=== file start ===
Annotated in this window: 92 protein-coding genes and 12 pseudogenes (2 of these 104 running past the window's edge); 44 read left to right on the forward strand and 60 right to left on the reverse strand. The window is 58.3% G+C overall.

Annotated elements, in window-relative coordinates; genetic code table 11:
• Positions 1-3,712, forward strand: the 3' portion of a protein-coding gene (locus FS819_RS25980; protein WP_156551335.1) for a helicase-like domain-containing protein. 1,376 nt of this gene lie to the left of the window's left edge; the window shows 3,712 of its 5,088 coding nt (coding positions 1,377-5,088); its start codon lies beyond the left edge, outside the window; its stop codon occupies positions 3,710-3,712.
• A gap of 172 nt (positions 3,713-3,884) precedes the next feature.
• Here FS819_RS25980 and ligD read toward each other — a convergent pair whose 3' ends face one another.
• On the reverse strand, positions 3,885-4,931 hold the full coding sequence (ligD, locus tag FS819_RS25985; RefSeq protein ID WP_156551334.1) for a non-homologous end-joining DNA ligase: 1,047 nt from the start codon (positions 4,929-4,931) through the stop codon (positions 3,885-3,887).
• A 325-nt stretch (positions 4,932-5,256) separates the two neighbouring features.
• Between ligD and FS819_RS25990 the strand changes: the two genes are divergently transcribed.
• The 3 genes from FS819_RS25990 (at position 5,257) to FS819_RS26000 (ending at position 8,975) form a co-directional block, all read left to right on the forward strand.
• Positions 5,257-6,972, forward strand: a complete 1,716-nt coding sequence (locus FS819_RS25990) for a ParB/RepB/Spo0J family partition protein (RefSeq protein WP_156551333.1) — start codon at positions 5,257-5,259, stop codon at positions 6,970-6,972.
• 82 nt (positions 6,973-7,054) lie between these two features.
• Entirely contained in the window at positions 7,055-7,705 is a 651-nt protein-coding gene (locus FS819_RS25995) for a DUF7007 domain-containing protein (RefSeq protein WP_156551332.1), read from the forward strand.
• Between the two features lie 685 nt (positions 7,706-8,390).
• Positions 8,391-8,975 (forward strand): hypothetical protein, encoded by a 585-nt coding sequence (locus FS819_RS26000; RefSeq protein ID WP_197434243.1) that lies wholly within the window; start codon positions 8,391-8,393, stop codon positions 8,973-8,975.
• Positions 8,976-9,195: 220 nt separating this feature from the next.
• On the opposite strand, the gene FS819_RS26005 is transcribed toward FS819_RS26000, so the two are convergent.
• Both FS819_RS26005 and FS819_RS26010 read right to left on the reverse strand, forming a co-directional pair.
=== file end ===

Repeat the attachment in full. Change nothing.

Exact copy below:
Annotated in this window: 92 protein-coding genes and 12 pseudogenes (2 of these 104 running past the window's edge); 44 read left to right on the forward strand and 60 right to left on the reverse strand. The window is 58.3% G+C overall.

Annotated elements, in window-relative coordinates; genetic code table 11:
• Positions 1-3,712, forward strand: the 3' portion of a protein-coding gene (locus FS819_RS25980; protein WP_156551335.1) for a helicase-like domain-containing protein. 1,376 nt of this gene lie to the left of the window's left edge; the window shows 3,712 of its 5,088 coding nt (coding positions 1,377-5,088); its start codon lies beyond the left edge, outside the window; its stop codon occupies positions 3,710-3,712.
• A gap of 172 nt (positions 3,713-3,884) precedes the next feature.
• Here FS819_RS25980 and ligD read toward each other — a convergent pair whose 3' ends face one another.
• On the reverse strand, positions 3,885-4,931 hold the full coding sequence (ligD, locus tag FS819_RS25985; RefSeq protein ID WP_156551334.1) for a non-homologous end-joining DNA ligase: 1,047 nt from the start codon (positions 4,929-4,931) through the stop codon (positions 3,885-3,887).
• A 325-nt stretch (positions 4,932-5,256) separates the two neighbouring features.
• Between ligD and FS819_RS25990 the strand changes: the two genes are divergently transcribed.
• The 3 genes from FS819_RS25990 (at position 5,257) to FS819_RS26000 (ending at position 8,975) form a co-directional block, all read left to right on the forward strand.
• Positions 5,257-6,972, forward strand: a complete 1,716-nt coding sequence (locus FS819_RS25990) for a ParB/RepB/Spo0J family partition protein (RefSeq protein WP_156551333.1) — start codon at positions 5,257-5,259, stop codon at positions 6,970-6,972.
• 82 nt (positions 6,973-7,054) lie between these two features.
• Entirely contained in the window at positions 7,055-7,705 is a 651-nt protein-coding gene (locus FS819_RS25995) for a DUF7007 domain-containing protein (RefSeq protein WP_156551332.1), read from the forward strand.
• Between the two features lie 685 nt (positions 7,706-8,390).
• Positions 8,391-8,975 (forward strand): hypothetical protein, encoded by a 585-nt coding sequence (locus FS819_RS26000; RefSeq protein ID WP_197434243.1) that lies wholly within the window; start codon positions 8,391-8,393, stop codon positions 8,973-8,975.
• Positions 8,976-9,195: 220 nt separating this feature from the next.
• On the opposite strand, the gene FS819_RS26005 is transcribed toward FS819_RS26000, so the two are convergent.
• Both FS819_RS26005 and FS819_RS26010 read right to left on the reverse strand, forming a co-directional pair.